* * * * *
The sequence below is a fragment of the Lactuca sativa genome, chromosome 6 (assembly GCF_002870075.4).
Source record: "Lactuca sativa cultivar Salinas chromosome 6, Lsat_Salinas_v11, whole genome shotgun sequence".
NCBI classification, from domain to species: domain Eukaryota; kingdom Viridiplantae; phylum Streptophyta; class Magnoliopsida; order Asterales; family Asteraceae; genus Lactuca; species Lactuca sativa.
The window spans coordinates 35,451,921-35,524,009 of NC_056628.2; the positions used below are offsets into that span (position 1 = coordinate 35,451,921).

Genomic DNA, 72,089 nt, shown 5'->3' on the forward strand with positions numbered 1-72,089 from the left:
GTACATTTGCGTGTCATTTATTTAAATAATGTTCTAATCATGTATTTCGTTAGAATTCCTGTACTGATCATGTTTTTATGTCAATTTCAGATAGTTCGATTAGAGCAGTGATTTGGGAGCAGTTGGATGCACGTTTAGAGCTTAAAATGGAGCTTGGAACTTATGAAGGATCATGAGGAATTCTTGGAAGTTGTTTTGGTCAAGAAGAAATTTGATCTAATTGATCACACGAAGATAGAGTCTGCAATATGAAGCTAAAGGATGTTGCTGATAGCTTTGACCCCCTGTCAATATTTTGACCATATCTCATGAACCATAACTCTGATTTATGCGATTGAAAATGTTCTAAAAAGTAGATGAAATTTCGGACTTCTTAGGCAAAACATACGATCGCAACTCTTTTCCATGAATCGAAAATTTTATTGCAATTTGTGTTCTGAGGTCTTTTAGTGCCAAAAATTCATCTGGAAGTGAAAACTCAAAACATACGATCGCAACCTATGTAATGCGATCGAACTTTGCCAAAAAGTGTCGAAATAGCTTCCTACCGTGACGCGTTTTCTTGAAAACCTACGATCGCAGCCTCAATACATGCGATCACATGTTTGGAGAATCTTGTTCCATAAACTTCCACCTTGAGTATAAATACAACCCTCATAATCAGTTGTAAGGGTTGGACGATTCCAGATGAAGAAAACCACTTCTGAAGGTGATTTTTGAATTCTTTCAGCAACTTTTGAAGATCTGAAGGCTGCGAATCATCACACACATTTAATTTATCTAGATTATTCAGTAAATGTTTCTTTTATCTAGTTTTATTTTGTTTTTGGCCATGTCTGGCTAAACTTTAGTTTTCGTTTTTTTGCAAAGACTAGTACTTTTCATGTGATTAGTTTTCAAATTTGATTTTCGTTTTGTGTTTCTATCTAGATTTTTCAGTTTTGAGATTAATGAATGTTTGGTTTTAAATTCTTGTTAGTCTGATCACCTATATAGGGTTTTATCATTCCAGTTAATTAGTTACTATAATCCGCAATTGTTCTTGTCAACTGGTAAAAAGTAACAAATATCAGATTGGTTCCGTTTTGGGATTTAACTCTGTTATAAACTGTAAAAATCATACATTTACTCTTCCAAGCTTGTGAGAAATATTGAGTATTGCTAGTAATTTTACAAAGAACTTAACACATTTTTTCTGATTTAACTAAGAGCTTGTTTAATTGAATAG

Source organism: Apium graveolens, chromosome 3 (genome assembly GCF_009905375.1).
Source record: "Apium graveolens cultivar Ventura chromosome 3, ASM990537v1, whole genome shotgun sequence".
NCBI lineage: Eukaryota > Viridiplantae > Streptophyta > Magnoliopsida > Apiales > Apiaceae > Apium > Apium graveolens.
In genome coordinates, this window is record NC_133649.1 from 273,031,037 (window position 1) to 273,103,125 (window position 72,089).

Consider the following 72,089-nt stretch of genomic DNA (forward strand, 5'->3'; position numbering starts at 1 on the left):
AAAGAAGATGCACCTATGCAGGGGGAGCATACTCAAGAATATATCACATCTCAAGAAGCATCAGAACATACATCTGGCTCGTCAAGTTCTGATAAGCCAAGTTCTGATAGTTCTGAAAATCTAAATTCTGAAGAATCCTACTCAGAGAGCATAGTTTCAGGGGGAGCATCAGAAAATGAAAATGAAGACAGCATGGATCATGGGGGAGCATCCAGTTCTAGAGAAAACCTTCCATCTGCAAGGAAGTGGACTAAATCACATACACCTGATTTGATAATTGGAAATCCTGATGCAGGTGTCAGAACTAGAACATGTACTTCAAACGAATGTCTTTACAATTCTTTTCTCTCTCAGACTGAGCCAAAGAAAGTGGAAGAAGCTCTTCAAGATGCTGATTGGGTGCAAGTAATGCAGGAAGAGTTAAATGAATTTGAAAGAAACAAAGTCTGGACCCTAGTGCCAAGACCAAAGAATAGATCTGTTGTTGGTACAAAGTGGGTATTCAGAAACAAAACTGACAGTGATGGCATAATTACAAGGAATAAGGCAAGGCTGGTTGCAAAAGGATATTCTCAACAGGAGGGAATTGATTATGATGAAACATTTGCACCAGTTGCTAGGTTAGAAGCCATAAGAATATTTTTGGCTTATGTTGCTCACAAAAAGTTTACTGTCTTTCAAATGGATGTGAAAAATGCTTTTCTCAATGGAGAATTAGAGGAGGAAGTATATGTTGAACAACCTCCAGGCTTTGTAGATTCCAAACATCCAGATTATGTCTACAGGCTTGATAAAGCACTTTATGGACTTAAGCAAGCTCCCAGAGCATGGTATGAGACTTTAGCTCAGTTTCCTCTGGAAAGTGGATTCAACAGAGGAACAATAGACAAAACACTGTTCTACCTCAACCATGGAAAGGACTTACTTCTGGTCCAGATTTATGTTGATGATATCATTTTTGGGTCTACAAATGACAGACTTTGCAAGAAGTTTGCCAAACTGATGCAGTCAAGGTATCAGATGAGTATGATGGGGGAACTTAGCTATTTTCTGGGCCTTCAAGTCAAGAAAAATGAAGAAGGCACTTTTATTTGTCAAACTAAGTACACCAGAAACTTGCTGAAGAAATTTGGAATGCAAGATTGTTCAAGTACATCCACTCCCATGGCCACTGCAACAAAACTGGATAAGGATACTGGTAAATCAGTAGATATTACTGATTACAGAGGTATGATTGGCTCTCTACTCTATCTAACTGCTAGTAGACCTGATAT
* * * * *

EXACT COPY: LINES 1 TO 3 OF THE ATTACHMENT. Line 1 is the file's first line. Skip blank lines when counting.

The sequence below is a fragment of the Lactuca sativa genome, chromosome 6 (assembly GCF_002870075.4).
Source record: "Lactuca sativa cultivar Salinas chromosome 6, Lsat_Salinas_v11, whole genome shotgun sequence".
NCBI classification, from domain to species: domain Eukaryota; kingdom Viridiplantae; phylum Streptophyta; class Magnoliopsida; order Asterales; family Asteraceae; genus Lactuca; species Lactuca sativa.